Thyroid Cancer 101: It is a Disease That Effects First Degree Family Members
Does papillary thyroid cancer run in families? Answer is yes.
Sporadic thyroid cancer: usual form of thyroid cancer that does not have a genetic component and does not run in families.
Most papillary thyroid cancers occur in individuals without a family history of thyroid cancer (sporadic thyroid cancer). Known factors that increase the chance of developing papillary thyroid cancer are radiation exposure to the head and neck area, iodine deficiency and history of thyroid diseases. Approximately 5% of thyroid cancers are thought to run in families (familial thyroid cancer). Previous studies showed that patients having a relative diagnosed with papillary thyroid cancer have a 5-10 fold higher chance of developing the thyroid cancer themselves and are more likely to have a more aggressive form of cancer. It is thus important to detect and treat the at-risk relatives at an early stage. In this study, the authors studied the familial risk of developing papillary thyroid cancer in large Utah population.SUMMARY OF THE STUDY
A total of 4460 patients diagnosed with papillary thyroid cancer in Utah were compared to individuals similar by sex, age and place of birth but without known thyroid disease. The chance of developing papillary thyroid cancer among first, second and third degree relatives was then measured.
A 5-fold higher chance of developing papillary thyroid cancer was seen among first degree relatives. This was especially true for brothers and sisters (6.8-fold). Risk of developing papillary thyroid cancer among second degree (grandparents, aunts, uncles, cousins: 2.24-fold) and third degree (first cousins: 1.76-fold) relatives was much lower, but still significantly higher than individuals without known thyroid disease.
WHAT ARE THE IMPLICATIONS OF THIS STUDY?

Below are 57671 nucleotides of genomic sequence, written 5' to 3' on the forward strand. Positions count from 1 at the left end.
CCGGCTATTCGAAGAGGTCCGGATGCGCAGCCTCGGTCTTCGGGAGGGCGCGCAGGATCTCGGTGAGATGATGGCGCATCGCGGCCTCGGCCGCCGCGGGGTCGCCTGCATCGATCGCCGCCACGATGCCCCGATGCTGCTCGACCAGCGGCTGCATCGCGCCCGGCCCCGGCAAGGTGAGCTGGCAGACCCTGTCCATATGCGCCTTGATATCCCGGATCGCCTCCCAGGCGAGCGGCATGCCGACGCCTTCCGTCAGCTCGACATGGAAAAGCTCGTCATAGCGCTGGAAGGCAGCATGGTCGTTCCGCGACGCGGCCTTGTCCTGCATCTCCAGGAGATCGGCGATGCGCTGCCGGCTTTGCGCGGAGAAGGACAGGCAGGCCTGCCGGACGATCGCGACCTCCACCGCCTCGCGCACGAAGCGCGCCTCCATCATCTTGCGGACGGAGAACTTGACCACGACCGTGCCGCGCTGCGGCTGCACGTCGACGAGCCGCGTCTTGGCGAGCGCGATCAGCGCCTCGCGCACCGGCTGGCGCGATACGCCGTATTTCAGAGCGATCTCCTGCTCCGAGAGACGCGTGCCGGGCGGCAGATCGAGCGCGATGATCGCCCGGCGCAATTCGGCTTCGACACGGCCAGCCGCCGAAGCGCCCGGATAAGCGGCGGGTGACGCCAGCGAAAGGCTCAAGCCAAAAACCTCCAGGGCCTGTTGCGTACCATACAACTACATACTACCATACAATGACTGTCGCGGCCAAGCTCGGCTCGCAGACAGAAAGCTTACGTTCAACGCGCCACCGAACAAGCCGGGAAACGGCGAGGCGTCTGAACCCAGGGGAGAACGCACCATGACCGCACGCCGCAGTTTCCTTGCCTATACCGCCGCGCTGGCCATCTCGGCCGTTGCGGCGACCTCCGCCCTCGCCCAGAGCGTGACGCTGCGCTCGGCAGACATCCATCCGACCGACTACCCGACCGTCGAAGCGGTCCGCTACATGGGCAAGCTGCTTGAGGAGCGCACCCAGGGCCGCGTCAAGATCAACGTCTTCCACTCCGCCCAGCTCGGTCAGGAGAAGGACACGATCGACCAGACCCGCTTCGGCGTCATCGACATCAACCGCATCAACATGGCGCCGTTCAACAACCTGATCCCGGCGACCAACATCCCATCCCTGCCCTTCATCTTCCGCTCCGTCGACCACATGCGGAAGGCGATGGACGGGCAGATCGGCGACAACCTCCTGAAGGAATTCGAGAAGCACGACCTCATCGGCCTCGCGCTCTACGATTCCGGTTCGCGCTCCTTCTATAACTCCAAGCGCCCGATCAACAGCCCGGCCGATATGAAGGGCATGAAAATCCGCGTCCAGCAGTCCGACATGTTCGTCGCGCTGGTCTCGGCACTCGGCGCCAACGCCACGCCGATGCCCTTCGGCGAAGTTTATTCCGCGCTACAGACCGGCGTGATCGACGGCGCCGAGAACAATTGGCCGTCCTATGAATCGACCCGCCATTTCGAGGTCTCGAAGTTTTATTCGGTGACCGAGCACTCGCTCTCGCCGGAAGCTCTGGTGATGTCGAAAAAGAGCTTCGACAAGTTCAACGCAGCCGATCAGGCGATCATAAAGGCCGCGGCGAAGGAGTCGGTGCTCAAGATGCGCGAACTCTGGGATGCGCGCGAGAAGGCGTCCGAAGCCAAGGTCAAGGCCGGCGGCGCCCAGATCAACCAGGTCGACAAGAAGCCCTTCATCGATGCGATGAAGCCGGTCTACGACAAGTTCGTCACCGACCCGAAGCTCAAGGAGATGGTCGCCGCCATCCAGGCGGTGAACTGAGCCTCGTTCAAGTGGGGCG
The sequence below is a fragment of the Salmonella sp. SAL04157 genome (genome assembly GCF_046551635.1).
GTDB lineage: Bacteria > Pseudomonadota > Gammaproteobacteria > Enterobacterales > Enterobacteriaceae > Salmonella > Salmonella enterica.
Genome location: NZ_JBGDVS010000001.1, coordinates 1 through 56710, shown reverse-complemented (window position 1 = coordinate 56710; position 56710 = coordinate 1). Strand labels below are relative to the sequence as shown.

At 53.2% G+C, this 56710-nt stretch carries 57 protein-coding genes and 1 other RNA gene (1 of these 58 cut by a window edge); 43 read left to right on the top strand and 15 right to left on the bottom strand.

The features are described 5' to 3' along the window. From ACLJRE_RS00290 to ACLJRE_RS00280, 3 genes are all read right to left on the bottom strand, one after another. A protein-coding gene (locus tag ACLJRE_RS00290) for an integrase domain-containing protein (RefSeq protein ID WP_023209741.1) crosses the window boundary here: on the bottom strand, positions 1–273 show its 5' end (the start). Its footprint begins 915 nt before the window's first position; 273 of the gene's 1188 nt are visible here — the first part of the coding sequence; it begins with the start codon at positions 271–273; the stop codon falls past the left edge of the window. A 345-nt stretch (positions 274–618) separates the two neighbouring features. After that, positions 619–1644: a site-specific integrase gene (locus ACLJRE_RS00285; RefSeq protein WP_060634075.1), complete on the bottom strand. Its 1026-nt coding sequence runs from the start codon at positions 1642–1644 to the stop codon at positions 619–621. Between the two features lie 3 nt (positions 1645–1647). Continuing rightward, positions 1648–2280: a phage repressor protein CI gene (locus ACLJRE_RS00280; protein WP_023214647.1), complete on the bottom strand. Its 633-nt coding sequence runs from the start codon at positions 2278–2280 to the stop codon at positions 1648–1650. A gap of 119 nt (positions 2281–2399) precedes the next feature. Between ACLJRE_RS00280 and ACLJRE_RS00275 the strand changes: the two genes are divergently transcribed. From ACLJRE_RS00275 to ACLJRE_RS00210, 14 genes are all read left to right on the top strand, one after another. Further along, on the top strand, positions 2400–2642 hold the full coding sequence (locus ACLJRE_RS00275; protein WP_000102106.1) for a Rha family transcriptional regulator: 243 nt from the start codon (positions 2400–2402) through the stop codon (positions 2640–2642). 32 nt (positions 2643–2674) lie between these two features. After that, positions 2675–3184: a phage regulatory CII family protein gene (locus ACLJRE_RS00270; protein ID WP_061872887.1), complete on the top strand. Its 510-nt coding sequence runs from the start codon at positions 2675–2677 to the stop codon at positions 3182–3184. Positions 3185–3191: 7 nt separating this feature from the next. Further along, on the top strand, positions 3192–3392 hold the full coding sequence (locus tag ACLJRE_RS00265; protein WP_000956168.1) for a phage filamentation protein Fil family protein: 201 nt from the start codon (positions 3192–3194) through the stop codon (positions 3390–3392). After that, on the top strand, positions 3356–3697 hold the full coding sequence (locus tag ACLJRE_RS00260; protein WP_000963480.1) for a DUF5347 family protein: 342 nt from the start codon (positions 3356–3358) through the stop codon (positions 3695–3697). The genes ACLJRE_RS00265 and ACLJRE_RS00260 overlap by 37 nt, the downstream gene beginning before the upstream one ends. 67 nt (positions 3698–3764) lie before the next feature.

The results of this study confirm prior reports that there is an increased risk of developing thyroid cancers in families.
The author does not recommend screening of families, but case finding among family members would be valuable to find the cancer early. If you had a family member with thyroid cancer and you knew there was a significant increased risk of you having thyroid cancer, would you want to have a neck ultrasound to see if you had nodules that were suspicious and that needed a biopsy? Most would say yes, but some would rather not know.
Family thyroid cancer
Familial Non-Medullary Thyroid Cancer – is a clear clinical distinct entity characterized by multifocality and a more severe phenotype and is defined as the presence of two or more first-degree relatives affected by differentiated thyroid cancer of follicular origin. In some cases, the disease is associated with rare hereditary syndromes such as Carney complex, Werner syndromes, FAP and Cowden syndromes. However, in the majority of the cases, patients have thyroid cancer as the only disease manifestation. Several studies have tried to identify the genetic alteration(s) responsible for the development of FNMTC with promising results although none of the genes/loci identified accounts for the majority of cases of FNMTC and cannot be generalized to the larger at-risk population.